Saturday, 25 July 2009

Assisted suicide – the thin end of a nasty wedge

There is an ongoing propaganda war underway to make assisted suicide legal, despite the opposition of doctors.

LadyThe morality of suicide doesn’t bother me too much but I’m implacably opposed to the principle of assisted suicide for several reasons.

Firstly, whatever assurances are made and whatever safeguards are put in place, some older people will come under pressure to top themselves. For a few with particularly lazy, self-centred or callous children the pressure would come soon after a change in the law. Within a generation it would undoubtedly be widespread.

Secondly it is widely recognised that people who are depressed are more prone to commit suicide. Legitimising suicide will cut short the lives of some who might otherwise have recovered and gone on to many more happy and productive years.

Thirdly, and perhaps most importantly, the effect on our culture and attitudes over several generations is highly uncertain. Western culture instinctively regards human life as precious in and of itself, regardless of whose it is. Medical staff will battle to save the life of a patient, whether that patient is a prince or a pauper. Legitimising suicide slowly erode that attitude. Once we take the momentous first step down that road, who knows where it may end? The champions of assisted suicide for the terminally ill would be as opposed as I to a program like Hitler’s T4, but that is where our grandchildren may end up if we commit them to that path.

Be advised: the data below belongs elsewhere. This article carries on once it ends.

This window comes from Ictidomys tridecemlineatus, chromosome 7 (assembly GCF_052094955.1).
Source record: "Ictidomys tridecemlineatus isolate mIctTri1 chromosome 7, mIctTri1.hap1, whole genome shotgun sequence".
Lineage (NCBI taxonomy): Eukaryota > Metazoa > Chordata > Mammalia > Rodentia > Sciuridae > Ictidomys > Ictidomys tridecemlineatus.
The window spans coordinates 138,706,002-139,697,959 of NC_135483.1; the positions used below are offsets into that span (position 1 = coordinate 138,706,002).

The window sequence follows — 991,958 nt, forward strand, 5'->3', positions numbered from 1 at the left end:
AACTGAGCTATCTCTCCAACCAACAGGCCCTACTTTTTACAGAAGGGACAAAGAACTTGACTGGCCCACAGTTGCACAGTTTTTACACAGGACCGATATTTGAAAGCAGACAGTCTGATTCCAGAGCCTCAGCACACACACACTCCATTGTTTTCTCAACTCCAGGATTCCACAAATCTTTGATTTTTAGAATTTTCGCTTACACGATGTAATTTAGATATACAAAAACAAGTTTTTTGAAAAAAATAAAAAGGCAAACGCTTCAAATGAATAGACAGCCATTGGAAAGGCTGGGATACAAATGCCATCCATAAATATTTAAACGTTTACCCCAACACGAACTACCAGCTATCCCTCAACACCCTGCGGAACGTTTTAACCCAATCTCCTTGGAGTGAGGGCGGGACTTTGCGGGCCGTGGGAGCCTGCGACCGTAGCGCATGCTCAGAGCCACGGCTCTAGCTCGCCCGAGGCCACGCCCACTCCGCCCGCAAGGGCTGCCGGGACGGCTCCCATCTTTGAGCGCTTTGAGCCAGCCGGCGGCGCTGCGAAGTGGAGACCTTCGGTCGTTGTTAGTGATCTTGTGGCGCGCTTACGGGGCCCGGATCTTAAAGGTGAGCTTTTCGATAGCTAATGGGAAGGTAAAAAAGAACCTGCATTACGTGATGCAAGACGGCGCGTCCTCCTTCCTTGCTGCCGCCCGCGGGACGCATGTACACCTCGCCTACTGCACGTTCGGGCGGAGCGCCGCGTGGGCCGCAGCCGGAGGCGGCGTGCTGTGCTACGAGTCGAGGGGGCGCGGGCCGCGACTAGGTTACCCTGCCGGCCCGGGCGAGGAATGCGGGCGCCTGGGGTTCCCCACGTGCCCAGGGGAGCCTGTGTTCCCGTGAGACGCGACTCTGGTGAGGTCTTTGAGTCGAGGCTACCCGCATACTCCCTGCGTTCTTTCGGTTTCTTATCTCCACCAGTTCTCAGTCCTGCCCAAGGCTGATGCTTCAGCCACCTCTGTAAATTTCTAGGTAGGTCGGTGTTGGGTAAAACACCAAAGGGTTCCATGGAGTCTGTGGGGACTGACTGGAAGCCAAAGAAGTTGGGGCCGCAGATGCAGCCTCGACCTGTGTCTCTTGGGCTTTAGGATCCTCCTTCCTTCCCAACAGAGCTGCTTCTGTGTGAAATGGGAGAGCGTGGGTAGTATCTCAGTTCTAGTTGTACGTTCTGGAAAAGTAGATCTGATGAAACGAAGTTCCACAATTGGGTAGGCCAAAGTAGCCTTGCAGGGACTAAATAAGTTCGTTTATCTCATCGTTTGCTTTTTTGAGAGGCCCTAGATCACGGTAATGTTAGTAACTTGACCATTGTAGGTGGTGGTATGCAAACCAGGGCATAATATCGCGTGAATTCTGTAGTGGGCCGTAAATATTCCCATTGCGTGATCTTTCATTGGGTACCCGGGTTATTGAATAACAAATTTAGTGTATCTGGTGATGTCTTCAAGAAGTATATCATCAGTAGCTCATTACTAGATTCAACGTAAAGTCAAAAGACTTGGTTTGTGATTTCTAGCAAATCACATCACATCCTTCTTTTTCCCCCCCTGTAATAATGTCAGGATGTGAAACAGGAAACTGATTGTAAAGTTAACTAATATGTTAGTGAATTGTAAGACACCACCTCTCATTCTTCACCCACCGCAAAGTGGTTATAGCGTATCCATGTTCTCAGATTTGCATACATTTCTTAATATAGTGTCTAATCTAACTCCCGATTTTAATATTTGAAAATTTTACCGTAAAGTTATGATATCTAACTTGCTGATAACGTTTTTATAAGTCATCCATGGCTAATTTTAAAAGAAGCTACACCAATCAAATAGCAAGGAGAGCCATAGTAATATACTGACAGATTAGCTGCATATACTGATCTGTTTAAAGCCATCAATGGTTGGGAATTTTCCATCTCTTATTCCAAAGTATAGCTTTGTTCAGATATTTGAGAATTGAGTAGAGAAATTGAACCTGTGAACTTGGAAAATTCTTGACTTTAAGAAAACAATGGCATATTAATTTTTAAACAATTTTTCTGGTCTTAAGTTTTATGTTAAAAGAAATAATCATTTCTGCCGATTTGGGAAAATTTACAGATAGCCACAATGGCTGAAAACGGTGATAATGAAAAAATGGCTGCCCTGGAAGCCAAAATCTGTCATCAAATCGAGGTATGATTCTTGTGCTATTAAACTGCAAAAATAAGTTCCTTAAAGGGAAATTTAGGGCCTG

Two things remain to be said about this. Firstly it is outrageous to make the casual assumption that it would be a doctor’s job to assist suicide. I remember discussing it with a surgeon on one occasion who said “I wouldn’t do it. Let them hire some public executioners”. Even from an actuarial point of view it is nonsense. The practical arrangements required to kill people are easy. In a world where much of the population don’t have access to good medical care, doctors have better things to do.

Secondly suicide is usually a pretty selfish act. It may relieve my actual or anticipated suffering, but at the expense of the grief of relatives. A six year old really doesn’t want to hear that Granny is dead by her own hand.

Saturday, 11 July 2009

Wonderful quote

Lumumba (Kenyan anti-corruption activist) referring to President Obama:

“He’s not your typical Anglo-Saxon”